Valuable Currency (3.5e Variant Rule)
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In an effort to make coin currency viable in a magical economy this variant makes valuable metals, well, valuable. If gold is to be a true standard in a magical economy players should not have to drop it hundreds of pounds at a time. This variant focuses on a PC driven economy instead of the basic workings of commoners who never get focused on anyway.
Converting Old Values
Anything with a given price in copper pieces retains its original price. A price given in silver gets reduced to 10%, gold reduced to 1% and platinum reduced to .1% the original value.
Thus a price in gold gets reduced to an equal amount of silver (50 gold is thus 50 silver). Silver, 50 silver to 5 silver or 5 silver to 50 copper. Prices are not normally given in platinum but if they are 1 platinum would become 10 silver or 10 platinum 1 gold or or 100 platinum 10 gold.
Edit:This currency doesn't work properly, wasn't well thought out in my opinion.
I thought it simpler when doing treasure hoards and buying things, and making economy easier to contain. In anything that give you worth in coins, whether it be items, art works, gems, mundane salvage, all the way to heaps of treasure chests...
I use this to stop them feeling overly rich... look in player handbook and look at some items, exchange the values for what I have written below, use the guide I give as a reference if needed.
1cp=1cp 10cp=10cp 100cp=1sp
1sp=1cp 10sp=10cp 100sp=1sp
1gp=1sp 10gp=10sp 100gp=1gp
1pp=1gp 10pp=10gp 100pp=1pp
This would mean Half Plate Armour(600gp in DnD3e PH) would be 60gp in the book. With Merchants selling for double the listed price, and buying for half. Half plate is 30gp to sell, and 120gp to buy. (1pp 20gp)
Dagger being 2gp will now be 2sp, in shops for 4sp and will buy off you for 1sp.
This means money is more precious, as a mug of ale in an inn is about 2cp. And a random treasure generator online gave me 1917sp, using this conversion DOES NOT change it to be 1917cp...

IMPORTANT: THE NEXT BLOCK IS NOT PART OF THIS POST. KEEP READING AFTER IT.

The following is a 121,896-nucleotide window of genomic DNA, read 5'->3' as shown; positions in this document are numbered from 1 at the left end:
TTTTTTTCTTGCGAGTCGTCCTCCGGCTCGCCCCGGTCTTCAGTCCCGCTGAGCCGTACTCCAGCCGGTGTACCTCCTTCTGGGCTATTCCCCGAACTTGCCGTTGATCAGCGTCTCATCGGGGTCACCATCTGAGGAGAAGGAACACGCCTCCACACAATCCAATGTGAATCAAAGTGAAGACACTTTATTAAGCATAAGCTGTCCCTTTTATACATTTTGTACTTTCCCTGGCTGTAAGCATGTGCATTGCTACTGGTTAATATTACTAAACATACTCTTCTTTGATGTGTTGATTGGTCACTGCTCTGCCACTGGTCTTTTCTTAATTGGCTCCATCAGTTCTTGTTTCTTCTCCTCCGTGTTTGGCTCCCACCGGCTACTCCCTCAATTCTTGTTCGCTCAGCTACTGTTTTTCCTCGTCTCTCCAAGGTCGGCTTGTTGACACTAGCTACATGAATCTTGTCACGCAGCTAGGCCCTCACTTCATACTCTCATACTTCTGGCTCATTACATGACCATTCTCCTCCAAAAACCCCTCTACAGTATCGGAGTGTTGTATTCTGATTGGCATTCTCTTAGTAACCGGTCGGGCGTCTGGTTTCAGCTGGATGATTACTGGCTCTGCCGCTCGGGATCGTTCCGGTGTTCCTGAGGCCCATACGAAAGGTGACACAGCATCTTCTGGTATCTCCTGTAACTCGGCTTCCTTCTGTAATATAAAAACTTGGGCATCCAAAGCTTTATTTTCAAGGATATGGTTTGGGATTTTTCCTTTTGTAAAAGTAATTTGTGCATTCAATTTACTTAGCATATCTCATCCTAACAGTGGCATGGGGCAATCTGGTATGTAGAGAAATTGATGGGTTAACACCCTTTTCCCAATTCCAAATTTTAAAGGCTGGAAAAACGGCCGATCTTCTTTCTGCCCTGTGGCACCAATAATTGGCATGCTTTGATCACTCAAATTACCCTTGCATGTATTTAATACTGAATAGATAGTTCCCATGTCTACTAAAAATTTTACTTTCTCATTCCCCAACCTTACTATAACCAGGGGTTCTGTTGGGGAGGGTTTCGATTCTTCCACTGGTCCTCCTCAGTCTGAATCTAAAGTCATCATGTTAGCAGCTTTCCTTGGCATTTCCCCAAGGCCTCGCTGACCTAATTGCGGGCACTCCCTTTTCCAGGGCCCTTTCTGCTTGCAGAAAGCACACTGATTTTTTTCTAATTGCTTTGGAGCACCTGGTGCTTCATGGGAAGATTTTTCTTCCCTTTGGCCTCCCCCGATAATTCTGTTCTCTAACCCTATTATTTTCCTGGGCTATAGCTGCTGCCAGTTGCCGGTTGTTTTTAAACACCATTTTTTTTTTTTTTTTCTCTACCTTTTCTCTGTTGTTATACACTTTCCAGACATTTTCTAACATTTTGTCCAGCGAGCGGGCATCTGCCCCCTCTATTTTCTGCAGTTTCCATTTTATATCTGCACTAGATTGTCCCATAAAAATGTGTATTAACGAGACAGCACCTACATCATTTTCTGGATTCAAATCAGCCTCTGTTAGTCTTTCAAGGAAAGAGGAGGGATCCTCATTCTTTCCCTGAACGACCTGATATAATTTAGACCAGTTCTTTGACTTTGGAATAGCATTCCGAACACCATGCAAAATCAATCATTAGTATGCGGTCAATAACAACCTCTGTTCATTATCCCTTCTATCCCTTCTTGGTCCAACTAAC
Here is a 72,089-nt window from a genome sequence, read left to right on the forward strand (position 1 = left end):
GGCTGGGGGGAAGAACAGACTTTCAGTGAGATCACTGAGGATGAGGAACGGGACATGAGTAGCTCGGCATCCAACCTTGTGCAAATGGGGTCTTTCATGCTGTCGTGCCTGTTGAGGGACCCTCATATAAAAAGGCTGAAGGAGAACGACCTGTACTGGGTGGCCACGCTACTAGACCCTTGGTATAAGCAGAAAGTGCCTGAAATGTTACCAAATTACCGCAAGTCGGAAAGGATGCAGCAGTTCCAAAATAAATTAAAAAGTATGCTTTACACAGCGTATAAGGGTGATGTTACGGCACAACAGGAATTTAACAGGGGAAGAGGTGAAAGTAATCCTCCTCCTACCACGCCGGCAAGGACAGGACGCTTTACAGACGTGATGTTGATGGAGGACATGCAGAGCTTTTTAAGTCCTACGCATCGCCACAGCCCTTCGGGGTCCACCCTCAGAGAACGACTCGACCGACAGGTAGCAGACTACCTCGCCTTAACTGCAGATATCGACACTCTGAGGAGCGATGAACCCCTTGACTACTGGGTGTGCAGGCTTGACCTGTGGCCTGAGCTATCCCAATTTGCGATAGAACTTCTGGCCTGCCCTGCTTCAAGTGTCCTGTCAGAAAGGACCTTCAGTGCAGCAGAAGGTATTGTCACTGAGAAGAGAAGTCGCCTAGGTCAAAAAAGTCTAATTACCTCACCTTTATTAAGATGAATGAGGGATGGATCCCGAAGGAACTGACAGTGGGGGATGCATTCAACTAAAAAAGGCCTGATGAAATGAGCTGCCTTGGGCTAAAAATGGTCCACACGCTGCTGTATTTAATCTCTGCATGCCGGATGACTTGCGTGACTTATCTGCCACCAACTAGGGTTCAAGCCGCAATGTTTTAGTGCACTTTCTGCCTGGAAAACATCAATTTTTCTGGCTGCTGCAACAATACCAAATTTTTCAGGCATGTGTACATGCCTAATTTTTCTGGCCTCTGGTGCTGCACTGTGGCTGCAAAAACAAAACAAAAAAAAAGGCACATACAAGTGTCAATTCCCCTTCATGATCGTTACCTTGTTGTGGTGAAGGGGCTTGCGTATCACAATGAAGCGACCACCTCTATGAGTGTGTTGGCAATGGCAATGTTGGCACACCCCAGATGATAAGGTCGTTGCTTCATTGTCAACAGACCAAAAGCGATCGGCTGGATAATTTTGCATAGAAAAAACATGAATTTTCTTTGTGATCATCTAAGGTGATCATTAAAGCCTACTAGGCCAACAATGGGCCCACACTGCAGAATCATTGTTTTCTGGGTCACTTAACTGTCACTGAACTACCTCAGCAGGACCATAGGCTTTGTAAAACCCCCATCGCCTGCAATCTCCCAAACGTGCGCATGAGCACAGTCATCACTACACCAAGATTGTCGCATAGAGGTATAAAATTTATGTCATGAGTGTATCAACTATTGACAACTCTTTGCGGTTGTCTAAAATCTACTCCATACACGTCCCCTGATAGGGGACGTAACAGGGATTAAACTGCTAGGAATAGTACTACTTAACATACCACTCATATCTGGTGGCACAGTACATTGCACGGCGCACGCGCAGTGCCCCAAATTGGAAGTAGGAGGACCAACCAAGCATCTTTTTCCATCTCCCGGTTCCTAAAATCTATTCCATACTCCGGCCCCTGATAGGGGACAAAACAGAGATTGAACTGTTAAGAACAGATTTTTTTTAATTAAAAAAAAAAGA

Online generator wasn't using the 100 coin conversion... 1917sp is 191gp 7sp which using this conversion makes 1gp 91sp 7cp
A big treasure trove when adventurers find that a single gold coin is 10,000cp.
For more reference, renting a lodge for a month is 150g, exchanged in this format is 1g 50sp which is about 15,000cp/150sp. Again, this makes money more valuable, and not something to be easily thrown about, and the chance to earn a single gold to a low level party seem like luxury.
Getting anything that is 100gp+ works like this: 100gp changes to 10pp, which then gets exchanged to 10gp.
Full plate being 1500gp in 3ePH would be converted by turning it into PP using the old way (every 10 currency turns to 1 higher currency) - meaning 1500gp is now 150pp, and then change down into the lower value, making it 150gp, then using the 100 to 1, making the 150gp turn into 1pp 50gp for full plate armour.
I hope this helps.
The most common coin is the gold piece (gp). A gold piece is worth 100 silver pieces. Each silver piece is worth 100 copper pieces (cp). In addition to copper, silver, and gold coins, there are also platinum pieces (pp), which are each worth 100 gp.
The standard coin weighs about a third of an ounce (fifty to the pound).
|Copper piece (cp)=||1||1/100||1/10,000||1/1,000,000|
|Silver piece (sp)=||100||1||1/100||1/10,000|
|Gold piece (gp)=||10,000||100||1||1/100|
|Platinum piece (pp)=||1,000,000||10,000||100||1|
Wealth Other Than Coins
Merchants commonly exchange trade goods without using currency. As a means of comparison, some trade goods are detailed below.
|1 cp||One pound of wheat|
|2 cp||One pound of flour, or one chicken|
|10 cp||One pound of iron|
|50 cp||One pound of tobacco|
|1 sp||One pound of cinnamon, or one goat|
|2 sp||One pound of ginger or pepper, or one sheep|
|3 sp||One pig|
|4 sp||One square yard of linen|
|5 sp||One pound of salt|
|50 sp||One square yard of silk, or one cow|
|15 sp||One pound of saffron or cloves, or one ox|
|50 gp||One pound of gold|
|5,000 gp||One pound of platinum|
In general, a character can sell something for half its listed price.
Trade goods are the exception to the half-price rule. A trade good, in this sense, is a valuable good that can be easily exchanged almost as if it were cash itself.